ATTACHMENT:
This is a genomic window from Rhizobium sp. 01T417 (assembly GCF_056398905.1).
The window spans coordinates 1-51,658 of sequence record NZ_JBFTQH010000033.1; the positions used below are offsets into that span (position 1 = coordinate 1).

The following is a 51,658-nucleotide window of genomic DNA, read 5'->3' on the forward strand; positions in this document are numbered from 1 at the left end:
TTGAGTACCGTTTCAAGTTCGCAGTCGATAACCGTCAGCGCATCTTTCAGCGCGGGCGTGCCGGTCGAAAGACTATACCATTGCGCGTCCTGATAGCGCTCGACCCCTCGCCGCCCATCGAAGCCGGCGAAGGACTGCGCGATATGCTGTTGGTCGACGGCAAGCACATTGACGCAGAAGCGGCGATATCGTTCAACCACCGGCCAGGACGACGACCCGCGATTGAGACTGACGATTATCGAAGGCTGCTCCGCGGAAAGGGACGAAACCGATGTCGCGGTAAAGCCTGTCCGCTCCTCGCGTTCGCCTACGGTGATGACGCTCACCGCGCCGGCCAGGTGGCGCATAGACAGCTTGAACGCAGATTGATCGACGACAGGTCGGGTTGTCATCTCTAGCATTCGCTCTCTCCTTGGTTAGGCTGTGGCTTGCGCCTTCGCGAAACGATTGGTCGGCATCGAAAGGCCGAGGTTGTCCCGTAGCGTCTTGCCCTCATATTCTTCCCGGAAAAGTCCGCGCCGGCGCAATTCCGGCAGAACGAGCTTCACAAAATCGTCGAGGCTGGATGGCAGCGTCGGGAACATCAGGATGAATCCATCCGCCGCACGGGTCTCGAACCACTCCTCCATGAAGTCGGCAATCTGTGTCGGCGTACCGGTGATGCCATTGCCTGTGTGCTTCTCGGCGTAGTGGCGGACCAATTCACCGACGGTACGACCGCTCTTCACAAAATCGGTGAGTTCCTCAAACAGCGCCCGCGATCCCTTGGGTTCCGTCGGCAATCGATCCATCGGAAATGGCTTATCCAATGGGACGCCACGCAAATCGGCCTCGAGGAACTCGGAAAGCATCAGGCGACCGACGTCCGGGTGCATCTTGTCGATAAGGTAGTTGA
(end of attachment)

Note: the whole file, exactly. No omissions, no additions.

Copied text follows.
This is a genomic window from Rhizobium sp. 01T417 (assembly GCF_056398905.1).
The window spans coordinates 1-51,658 of sequence record NZ_JBFTQH010000033.1; the positions used below are offsets into that span (position 1 = coordinate 1).

The following is a 51,658-nucleotide window of genomic DNA, read 5'->3' on the forward strand; positions in this document are numbered from 1 at the left end:
TTGAGTACCGTTTCAAGTTCGCAGTCGATAACCGTCAGCGCATCTTTCAGCGCGGGCGTGCCGGTCGAAAGACTATACCATTGCGCGTCCTGATAGCGCTCGACCCCTCGCCGCCCATCGAAGCCGGCGAAGGACTGCGCGATATGCTGTTGGTCGACGGCAAGCACATTGACGCAGAAGCGGCGATATCGTTCAACCACCGGCCAGGACGACGACCCGCGATTGAGACTGACGATTATCGAAGGCTGCTCCGCGGAAAGGGACGAAACCGATGTCGCGGTAAAGCCTGTCCGCTCCTCGCGTTCGCCTACGGTGATGACGCTCACCGCGCCGGCCAGGTGGCGCATAGACAGCTTGAACGCAGATTGATCGACGACAGGTCGGGTTGTCATCTCTAGCATTCGCTCTCTCCTTGGTTAGGCTGTGGCTTGCGCCTTCGCGAAACGATTGGTCGGCATCGAAAGGCCGAGGTTGTCCCGTAGCGTCTTGCCCTCATATTCTTCCCGGAAAAGTCCGCGCCGGCGCAATTCCGGCAGAACGAGCTTCACAAAATCGTCGAGGCTGGATGGCAGCGTCGGGAACATCAGGATGAATCCATCCGCCGCACGGGTCTCGAACCACTCCTCCATGAAGTCGGCAATCTGTGTCGGCGTACCGGTGATGCCATTGCCTGTGTGCTTCTCGGCGTAGTGGCGGACCAATTCACCGACGGTACGACCGCTCTTCACAAAATCGGTGAGTTCCTCAAACAGCGCCCGCGATCCCTTGGGTTCCGTCGGCAATCGATCCATCGGAAATGGCTTATCCAATGGGACGCCACGCAAATCGGCCTCGAGGAACTCGGAAAGCATCAGGCGACCGACGTCCGGGTGCATCTTGTCGATAAGGTAGTTGA